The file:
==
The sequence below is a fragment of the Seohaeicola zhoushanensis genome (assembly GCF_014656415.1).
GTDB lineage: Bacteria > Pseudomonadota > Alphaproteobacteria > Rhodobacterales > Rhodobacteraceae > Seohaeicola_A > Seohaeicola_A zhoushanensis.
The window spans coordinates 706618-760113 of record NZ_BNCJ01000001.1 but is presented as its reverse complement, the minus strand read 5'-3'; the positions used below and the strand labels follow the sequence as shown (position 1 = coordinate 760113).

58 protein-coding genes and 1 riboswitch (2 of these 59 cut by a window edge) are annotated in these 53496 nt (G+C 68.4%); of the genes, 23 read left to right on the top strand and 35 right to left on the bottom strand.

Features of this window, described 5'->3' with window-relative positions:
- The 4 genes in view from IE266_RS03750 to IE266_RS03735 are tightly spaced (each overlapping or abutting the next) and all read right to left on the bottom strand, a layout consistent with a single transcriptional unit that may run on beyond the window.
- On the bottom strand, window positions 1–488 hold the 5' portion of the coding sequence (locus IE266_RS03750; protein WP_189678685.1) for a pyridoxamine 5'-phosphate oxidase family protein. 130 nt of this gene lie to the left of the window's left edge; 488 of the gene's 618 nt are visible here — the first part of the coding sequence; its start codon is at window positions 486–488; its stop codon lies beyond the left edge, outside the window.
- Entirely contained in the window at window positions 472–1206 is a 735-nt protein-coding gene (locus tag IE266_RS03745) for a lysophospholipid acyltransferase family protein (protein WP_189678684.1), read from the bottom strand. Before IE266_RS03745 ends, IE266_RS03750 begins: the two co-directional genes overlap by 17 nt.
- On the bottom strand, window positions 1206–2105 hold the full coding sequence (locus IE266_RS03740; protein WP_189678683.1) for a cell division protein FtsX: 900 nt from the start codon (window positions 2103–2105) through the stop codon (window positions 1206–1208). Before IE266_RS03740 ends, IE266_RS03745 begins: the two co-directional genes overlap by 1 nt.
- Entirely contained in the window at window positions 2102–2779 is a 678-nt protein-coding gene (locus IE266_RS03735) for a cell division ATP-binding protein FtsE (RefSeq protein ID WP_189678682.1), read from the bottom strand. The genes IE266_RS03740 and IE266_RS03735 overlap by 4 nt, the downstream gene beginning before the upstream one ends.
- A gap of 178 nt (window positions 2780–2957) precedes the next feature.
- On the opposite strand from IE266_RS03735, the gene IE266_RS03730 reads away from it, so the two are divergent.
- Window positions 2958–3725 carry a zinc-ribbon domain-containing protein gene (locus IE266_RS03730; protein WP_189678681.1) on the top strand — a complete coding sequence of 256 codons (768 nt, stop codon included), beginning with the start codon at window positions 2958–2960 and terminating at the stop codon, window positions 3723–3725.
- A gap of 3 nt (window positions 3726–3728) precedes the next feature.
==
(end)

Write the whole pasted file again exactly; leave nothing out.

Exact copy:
The sequence below is a fragment of the Seohaeicola zhoushanensis genome (assembly GCF_014656415.1).
GTDB lineage: Bacteria > Pseudomonadota > Alphaproteobacteria > Rhodobacterales > Rhodobacteraceae > Seohaeicola_A > Seohaeicola_A zhoushanensis.
The window spans coordinates 706618-760113 of record NZ_BNCJ01000001.1 but is presented as its reverse complement, the minus strand read 5'-3'; the positions used below and the strand labels follow the sequence as shown (position 1 = coordinate 760113).

58 protein-coding genes and 1 riboswitch (2 of these 59 cut by a window edge) are annotated in these 53496 nt (G+C 68.4%); of the genes, 23 read left to right on the top strand and 35 right to left on the bottom strand.

Features of this window, described 5'->3' with window-relative positions:
- The 4 genes in view from IE266_RS03750 to IE266_RS03735 are tightly spaced (each overlapping or abutting the next) and all read right to left on the bottom strand, a layout consistent with a single transcriptional unit that may run on beyond the window.
- On the bottom strand, window positions 1–488 hold the 5' portion of the coding sequence (locus IE266_RS03750; protein WP_189678685.1) for a pyridoxamine 5'-phosphate oxidase family protein. 130 nt of this gene lie to the left of the window's left edge; 488 of the gene's 618 nt are visible here — the first part of the coding sequence; its start codon is at window positions 486–488; its stop codon lies beyond the left edge, outside the window.
- Entirely contained in the window at window positions 472–1206 is a 735-nt protein-coding gene (locus tag IE266_RS03745) for a lysophospholipid acyltransferase family protein (protein WP_189678684.1), read from the bottom strand. Before IE266_RS03745 ends, IE266_RS03750 begins: the two co-directional genes overlap by 17 nt.
- On the bottom strand, window positions 1206–2105 hold the full coding sequence (locus IE266_RS03740; protein WP_189678683.1) for a cell division protein FtsX: 900 nt from the start codon (window positions 2103–2105) through the stop codon (window positions 1206–1208). Before IE266_RS03740 ends, IE266_RS03745 begins: the two co-directional genes overlap by 1 nt.
- Entirely contained in the window at window positions 2102–2779 is a 678-nt protein-coding gene (locus IE266_RS03735) for a cell division ATP-binding protein FtsE (RefSeq protein ID WP_189678682.1), read from the bottom strand. The genes IE266_RS03740 and IE266_RS03735 overlap by 4 nt, the downstream gene beginning before the upstream one ends.
- A gap of 178 nt (window positions 2780–2957) precedes the next feature.
- On the opposite strand from IE266_RS03735, the gene IE266_RS03730 reads away from it, so the two are divergent.
- Window positions 2958–3725 carry a zinc-ribbon domain-containing protein gene (locus IE266_RS03730; protein WP_189678681.1) on the top strand — a complete coding sequence of 256 codons (768 nt, stop codon included), beginning with the start codon at window positions 2958–2960 and terminating at the stop codon, window positions 3723–3725.
- A gap of 3 nt (window positions 3726–3728) precedes the next feature.